This tradition broke with me being a girl and all and so my Dad now passed it down to me - who passes it down to the blog with a hope that decades from now my 30 some year old sons will learn just like their ancestors, how to select a perfect cut of goat meat.
Since Mum and Dad are in town, what better time to post this than now! When I can learn first hand from the Master - My Dad, the same way he learned from my Grandfather. And I have an ulterior motive too - that means Dad is going to be cooking his specialties which is always a momentous occasion in our home. So let's get started -
There are some that things synonymous with our childhood. For me, its weekends spent at my grand parents home. My Grandmother is a phenomenal cook and weekends at their home always meant wonderful treats and little made- from-scratch afternoon snacks. It was a time for playing, swinging from trees and listening to the National news on the radio. More often than not, punctuated by my Grandmother's voice rising above all others as she hollered at my Granddad who invariably fell asleep reading the newspaper in the middle of the day.
Those days remind me of pyjama afternoons.
Except for meal times. Now these were always an event as a parade of dishes would make their way into the dining area. There are certain dishes that almost always served in Gujarati meals. Chach which is a thin butter milk (hand churned of course) a selection of vegetable dishes, various pickles, steamed rice, super thin rotis embellished with 'ghee', papads and always a dal.
In my Grandmother's home that dal would invariably be 'Traveti dal' - A wonderfully simple creation, incensed by the process of tempering (a selection of whole spices, cast into hot oil) and infused with flavor. Here, once again,' less is more'!
"...if I can’t get to the lavender fields of Provence, in France...." I must find a way to bring the joy home!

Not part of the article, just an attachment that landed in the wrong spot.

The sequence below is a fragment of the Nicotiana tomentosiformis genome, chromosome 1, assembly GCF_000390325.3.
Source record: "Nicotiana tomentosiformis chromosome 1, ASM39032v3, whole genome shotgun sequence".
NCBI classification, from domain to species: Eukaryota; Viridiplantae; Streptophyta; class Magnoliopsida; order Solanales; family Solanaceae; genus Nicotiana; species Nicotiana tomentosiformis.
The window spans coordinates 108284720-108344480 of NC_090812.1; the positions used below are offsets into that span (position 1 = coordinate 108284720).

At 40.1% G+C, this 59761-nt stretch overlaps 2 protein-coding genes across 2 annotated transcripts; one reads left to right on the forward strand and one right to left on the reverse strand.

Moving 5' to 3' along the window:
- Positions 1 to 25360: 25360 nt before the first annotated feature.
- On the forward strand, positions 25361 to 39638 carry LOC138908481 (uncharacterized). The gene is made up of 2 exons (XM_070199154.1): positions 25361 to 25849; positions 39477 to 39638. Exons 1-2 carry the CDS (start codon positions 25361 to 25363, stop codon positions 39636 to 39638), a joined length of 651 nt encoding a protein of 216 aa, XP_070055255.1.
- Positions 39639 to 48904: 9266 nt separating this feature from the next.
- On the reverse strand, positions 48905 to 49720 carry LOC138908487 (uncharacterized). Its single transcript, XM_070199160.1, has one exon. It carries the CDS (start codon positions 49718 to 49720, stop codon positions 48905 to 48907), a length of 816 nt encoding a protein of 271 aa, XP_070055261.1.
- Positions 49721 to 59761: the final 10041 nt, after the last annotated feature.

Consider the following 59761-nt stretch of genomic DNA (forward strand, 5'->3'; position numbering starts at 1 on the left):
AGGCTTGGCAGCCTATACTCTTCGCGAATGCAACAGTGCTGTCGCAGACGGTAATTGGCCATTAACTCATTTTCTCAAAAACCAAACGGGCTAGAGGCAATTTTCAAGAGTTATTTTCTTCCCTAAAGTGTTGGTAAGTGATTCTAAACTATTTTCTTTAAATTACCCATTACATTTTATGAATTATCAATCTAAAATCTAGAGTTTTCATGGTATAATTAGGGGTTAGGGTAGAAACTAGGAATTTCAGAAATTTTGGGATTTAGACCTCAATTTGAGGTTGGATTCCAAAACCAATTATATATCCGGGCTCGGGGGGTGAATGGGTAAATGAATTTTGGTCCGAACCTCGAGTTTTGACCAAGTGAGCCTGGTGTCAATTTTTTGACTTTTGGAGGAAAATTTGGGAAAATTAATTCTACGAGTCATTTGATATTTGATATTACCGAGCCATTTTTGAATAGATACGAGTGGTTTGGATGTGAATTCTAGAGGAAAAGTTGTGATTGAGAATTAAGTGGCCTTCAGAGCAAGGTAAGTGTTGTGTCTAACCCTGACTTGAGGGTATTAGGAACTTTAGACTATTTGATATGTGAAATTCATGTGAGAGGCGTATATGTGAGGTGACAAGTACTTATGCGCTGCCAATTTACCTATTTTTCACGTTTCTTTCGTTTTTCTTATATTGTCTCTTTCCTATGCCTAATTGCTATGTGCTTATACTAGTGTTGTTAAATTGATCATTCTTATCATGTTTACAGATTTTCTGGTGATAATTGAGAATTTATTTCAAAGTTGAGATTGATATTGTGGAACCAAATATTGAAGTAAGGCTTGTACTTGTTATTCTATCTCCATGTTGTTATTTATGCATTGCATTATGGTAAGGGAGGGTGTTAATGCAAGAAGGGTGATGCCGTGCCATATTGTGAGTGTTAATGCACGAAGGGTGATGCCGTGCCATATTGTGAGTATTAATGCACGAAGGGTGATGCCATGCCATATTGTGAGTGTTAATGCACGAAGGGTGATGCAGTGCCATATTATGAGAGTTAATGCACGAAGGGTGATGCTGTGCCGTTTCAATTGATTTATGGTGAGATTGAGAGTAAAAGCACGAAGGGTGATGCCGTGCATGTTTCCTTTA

It has been a few months past that I received a wonderful little sample of dried lavender flowers from Justin at Marxfoods. And these little lovelies I have used sparingly with love and care.
"too much of a good thing..." holds very true for lavender buds - use too much and you end up with an overpowering soapy feel & flavor. What is wonderful is just a teeny bit goes a long way in infusing desserts and custards and short breads with that lovely ephemeral lavender scent.
As far as I am concerned lemon and lavender are like two peas in a pod. How can you not? And so I decided to take my signature short bread recipe - you know that one I fixed for the pre-school kids way back when, here and tweaked it. The results are delicate and wonderful. The kids and hubby have gobbled several, warm out of the oven with ne'er a peep.
And I have been saved from ranting and raving about it's medicinal benefits as has been treasured though the ages in Ayurveda -insomnia, anxiety, depression, fights colds & cough.....So I guess, Mary Poppin's knew what she was all about, when she said "just a spoon full of sugar, helps the medicine go down"!
As for me - with one stroke I have appeased both glutton & gourmet!
Some things need a dunk in really good olive oil.
The Italians knew just what they were doing when they decided to do just that with summer fresh succulent zucchinis.
This wonderful old recipe of Italian style which I have slightly adapted from dear Nika Hazelton is one where thick zucchini slices are pan fried in olive oil, layered in a dish with fresh sliced garlic and mint leaves and then the hot oil in the pan is doused with a good serving of red wine vinegar which is then drizzled all over the layered vegetable.